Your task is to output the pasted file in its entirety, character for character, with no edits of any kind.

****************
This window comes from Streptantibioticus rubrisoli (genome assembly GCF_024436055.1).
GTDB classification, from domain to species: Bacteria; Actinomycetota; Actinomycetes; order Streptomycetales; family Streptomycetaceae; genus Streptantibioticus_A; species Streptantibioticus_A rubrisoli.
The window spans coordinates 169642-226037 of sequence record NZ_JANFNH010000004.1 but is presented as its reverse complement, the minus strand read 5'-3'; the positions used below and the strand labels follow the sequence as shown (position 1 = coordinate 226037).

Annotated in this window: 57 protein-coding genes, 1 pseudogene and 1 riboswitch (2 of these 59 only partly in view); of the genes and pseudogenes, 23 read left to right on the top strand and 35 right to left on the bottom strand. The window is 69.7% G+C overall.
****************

This window comes from Streptantibioticus rubrisoli (genome assembly GCF_024436055.1).
GTDB classification, from domain to species: Bacteria; Actinomycetota; Actinomycetes; order Streptomycetales; family Streptomycetaceae; genus Streptantibioticus_A; species Streptantibioticus_A rubrisoli.
The window spans coordinates 169642-226037 of sequence record NZ_JANFNH010000004.1 but is presented as its reverse complement, the minus strand read 5'-3'; the positions used below and the strand labels follow the sequence as shown (position 1 = coordinate 226037).

Annotated in this window: 57 protein-coding genes, 1 pseudogene and 1 riboswitch (2 of these 59 only partly in view); of the genes and pseudogenes, 23 read left to right on the top strand and 35 right to left on the bottom strand. The window is 69.7% G+C overall.